Advanced manufacturing technology is transforming the medical industry

Society is in the midst of a ‘Fourth Industrial Revolution’. According to the man who coined the term, Professor Klaus Schwab, founder and executive chairman of the World Economic Forum, significant advancements in digital technology are fundamentally changing the way people live, work and relate to one another.

Businesses across all industries are adopting new technological innovations in order to gain a competitive advantage.

Advanced manufacturing technology such as automated 3D printing and CNC (computerised numerical control) machining is transforming the medical industry, for example, offering new opportunities to address the different challenges faced by providers of healthcare and medical devices, and directly improving the quality of many patients’ lives.

CNC machining, in which computers are used to control high-speed milling and turning tools, has been employed by the University of Houston in the creation of custom-machined aluminium-joint housings for a powered exoskeleton, part of a robotics systems designed to help paraplegics walk again.

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3D printing can enable the production of increasingly complex parts in ever finer solutions, meaning that implants and prosthetics are now being tailor-made for individuals.

Someone with extremely limited mobility can now use a personalised 3D-printed joystick to control their wheelchair, for instance, customised bionic eyes are helping people with profound vision loss to recover some degree of sight through using a retinal implant, and hearing aid manufacturers now use a form of 3D printing to create custom-designed hearing aids to the exact geometry of an individual patient’s ear.

Proto Labs was recently called upon to support the development of a tailor-made cranial implant. It worked closely with the designer to manufacture the implant to meet a patient’s very specific needs, in less than three days.

Precise requirements

A patient was in need of a particularly large cranial implant as a result of surgery following cerebrovascular surgery. Buenos Aires-based medical device manufacturer Novax DMA was assigned with developing and building an implant that would meet some very particular requirements.

Not only did the implant need to fit perfectly, but it also had to integrate with the patient’s biological functions, minimising heat transfer into the brain tissue, and be permeable enough to accommodate dissipation of both heat and liquid.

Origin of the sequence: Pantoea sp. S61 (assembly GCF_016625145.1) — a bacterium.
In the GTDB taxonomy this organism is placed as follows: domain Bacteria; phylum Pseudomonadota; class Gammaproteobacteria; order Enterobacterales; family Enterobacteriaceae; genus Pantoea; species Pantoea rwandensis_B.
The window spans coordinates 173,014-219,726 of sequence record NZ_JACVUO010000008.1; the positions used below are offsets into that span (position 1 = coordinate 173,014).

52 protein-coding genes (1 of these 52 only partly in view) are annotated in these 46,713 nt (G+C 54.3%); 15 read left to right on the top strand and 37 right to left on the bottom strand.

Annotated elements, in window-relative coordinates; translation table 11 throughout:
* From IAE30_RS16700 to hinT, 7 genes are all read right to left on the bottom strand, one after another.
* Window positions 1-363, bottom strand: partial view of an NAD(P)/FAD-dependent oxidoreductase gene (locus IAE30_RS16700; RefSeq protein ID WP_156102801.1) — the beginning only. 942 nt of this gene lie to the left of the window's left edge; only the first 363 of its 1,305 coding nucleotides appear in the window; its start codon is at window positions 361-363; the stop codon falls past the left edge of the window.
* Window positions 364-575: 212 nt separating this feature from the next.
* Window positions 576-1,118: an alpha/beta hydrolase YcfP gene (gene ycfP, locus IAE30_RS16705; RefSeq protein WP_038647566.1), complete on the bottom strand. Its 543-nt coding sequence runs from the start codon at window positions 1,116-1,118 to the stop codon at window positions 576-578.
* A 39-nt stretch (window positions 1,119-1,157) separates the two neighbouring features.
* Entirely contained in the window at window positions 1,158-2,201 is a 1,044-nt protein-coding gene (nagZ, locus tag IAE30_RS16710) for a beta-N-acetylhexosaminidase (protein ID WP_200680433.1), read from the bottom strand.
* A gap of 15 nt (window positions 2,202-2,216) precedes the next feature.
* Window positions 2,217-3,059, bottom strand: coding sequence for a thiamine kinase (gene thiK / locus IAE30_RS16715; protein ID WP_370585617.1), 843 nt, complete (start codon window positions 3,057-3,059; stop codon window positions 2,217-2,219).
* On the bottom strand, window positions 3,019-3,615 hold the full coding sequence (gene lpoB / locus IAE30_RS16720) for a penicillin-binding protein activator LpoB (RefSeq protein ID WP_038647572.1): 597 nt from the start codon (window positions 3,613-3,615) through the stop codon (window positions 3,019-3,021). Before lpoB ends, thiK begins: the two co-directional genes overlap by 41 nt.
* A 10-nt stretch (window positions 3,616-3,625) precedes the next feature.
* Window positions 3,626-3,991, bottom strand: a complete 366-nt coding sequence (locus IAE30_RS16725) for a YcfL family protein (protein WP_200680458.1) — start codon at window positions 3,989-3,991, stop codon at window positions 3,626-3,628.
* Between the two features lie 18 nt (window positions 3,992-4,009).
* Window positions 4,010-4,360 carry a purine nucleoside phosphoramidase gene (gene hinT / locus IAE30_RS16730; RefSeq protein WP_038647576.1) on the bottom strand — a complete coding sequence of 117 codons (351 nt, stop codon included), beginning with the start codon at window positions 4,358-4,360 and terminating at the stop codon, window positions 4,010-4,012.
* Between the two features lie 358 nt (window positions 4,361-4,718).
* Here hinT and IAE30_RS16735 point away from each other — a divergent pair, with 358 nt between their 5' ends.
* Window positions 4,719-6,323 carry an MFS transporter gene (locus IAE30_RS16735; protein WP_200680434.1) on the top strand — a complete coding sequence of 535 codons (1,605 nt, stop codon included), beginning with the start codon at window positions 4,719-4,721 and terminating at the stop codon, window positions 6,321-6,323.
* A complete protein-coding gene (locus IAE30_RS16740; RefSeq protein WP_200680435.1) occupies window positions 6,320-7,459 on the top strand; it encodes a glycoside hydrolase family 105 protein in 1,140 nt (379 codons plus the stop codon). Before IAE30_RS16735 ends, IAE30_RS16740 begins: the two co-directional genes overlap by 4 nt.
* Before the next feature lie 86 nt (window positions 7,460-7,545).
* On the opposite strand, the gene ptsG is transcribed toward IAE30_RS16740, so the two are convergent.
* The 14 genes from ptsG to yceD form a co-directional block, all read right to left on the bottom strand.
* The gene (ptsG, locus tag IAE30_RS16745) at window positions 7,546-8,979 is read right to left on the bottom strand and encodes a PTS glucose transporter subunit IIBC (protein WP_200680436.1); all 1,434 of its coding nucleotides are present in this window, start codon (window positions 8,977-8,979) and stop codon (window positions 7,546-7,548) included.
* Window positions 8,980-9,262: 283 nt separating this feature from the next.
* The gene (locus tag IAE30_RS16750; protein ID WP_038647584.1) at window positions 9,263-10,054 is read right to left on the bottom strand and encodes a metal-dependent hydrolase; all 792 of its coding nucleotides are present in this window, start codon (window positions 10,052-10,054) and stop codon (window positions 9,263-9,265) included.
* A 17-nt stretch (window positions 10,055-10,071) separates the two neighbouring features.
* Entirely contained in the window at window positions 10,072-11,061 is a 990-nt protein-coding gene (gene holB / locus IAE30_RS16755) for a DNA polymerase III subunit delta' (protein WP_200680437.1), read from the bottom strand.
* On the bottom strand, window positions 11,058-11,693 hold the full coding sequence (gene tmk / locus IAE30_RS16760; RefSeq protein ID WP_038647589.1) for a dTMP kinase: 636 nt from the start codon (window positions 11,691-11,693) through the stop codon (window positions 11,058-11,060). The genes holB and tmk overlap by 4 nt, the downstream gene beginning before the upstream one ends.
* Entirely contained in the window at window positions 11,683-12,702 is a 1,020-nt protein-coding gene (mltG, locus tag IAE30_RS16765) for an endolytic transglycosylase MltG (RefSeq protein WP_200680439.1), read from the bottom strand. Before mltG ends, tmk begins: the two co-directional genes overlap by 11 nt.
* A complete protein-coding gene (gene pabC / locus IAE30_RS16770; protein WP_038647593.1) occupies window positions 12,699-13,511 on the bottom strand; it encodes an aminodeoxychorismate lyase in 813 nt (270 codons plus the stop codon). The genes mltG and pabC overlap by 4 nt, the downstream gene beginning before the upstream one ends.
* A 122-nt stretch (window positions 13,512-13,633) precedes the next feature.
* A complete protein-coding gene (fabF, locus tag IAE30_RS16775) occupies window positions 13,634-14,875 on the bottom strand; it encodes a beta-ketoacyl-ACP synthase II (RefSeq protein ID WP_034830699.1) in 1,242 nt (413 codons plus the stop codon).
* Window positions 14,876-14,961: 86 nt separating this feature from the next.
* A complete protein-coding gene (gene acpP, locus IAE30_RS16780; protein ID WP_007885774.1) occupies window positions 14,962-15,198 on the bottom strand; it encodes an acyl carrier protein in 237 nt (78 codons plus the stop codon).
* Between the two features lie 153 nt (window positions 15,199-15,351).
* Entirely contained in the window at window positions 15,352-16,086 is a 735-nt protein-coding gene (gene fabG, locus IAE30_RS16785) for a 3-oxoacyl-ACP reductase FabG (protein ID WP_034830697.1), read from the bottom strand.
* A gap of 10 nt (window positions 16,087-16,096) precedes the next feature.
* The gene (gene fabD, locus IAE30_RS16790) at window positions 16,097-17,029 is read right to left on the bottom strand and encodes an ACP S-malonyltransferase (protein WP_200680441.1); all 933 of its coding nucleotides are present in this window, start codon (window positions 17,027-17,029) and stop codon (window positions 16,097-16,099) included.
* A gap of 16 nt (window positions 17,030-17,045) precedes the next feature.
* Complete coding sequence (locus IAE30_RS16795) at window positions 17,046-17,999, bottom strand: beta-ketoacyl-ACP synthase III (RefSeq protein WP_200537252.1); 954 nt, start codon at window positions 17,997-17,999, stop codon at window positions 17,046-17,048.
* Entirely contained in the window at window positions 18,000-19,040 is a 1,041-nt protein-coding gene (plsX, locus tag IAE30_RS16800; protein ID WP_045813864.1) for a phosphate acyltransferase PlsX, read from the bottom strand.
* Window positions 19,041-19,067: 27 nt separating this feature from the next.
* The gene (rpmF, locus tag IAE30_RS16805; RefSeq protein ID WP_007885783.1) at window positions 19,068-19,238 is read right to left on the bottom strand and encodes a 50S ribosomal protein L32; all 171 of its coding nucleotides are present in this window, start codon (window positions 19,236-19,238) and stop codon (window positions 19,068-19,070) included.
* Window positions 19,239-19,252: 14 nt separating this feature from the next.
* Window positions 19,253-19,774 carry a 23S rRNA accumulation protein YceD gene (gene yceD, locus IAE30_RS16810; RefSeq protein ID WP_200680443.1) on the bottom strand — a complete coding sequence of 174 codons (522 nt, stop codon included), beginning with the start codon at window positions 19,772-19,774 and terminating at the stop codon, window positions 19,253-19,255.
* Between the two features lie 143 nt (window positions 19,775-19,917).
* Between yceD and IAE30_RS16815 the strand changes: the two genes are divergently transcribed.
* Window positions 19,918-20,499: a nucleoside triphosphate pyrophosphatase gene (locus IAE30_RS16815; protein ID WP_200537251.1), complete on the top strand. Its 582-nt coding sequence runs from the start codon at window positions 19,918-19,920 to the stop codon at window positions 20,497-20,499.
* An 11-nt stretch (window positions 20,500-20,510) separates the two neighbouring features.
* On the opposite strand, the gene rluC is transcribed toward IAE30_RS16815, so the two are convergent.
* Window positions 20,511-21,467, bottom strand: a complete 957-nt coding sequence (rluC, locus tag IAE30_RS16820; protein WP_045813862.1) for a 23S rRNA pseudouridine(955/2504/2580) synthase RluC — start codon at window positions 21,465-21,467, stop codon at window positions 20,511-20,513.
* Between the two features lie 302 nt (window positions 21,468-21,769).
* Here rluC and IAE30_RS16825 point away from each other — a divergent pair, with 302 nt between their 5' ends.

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Concerns were raised that titanium, the material typically used in medical implants, might not meet all of these criteria as, being a metal, it conducted heat and was not sufficiently permeable.

However, by employing a process of additive manufacturing, in which a laser was used to apply the titanium a layer at a time, Novax DMA was able to create a lattice-shaped implant that was not only an exact fit to the skull, but allowed the bone to grow and enabled liquids to permeate.

What’s more, the design had an insulating effect, which minimised the conduction of heat into the interior of the cranium.

Time is of the essence

It goes without saying that patients need to receive their implants as quickly as possible, so time was a critical factor.

Work began on the construction and manufacture of the implant as soon as the final information about its dimensions had been received.

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Preparing this data and manufacturing the implant itself was carried out in around two and a half days and, after various procedures around logistics and co-ordination, the implant was in the hospital within just three weeks.

The operation to fit the implant was over in 90 minutes, and the patient left the clinic only two days later. The wound healed within three weeks of this and the patient has experience no complications or ill-effects since.

Rapid evolution

Technology is evolving and developing at a rapid pace. The digital revolution means that ideas created on a CAD screen can now quickly become reality within a matter of days.

The speed and potential for personalisation that advanced manufacturing allows is transforming the medical industry for the good, addressing challenges in previously unimaginable ways, and enabling patients to live better, healthier – and longer – lives.
Sourced by Stephen Dyson, head of industry 4.0, Proto Labs

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Nick Ismail

Nick Ismail is a former editor for Information Age (from 2018 to 2022) before moving on to become Global Head of Brand Journalism at HCLTech. He has a particular interest in smart technologies, AI and...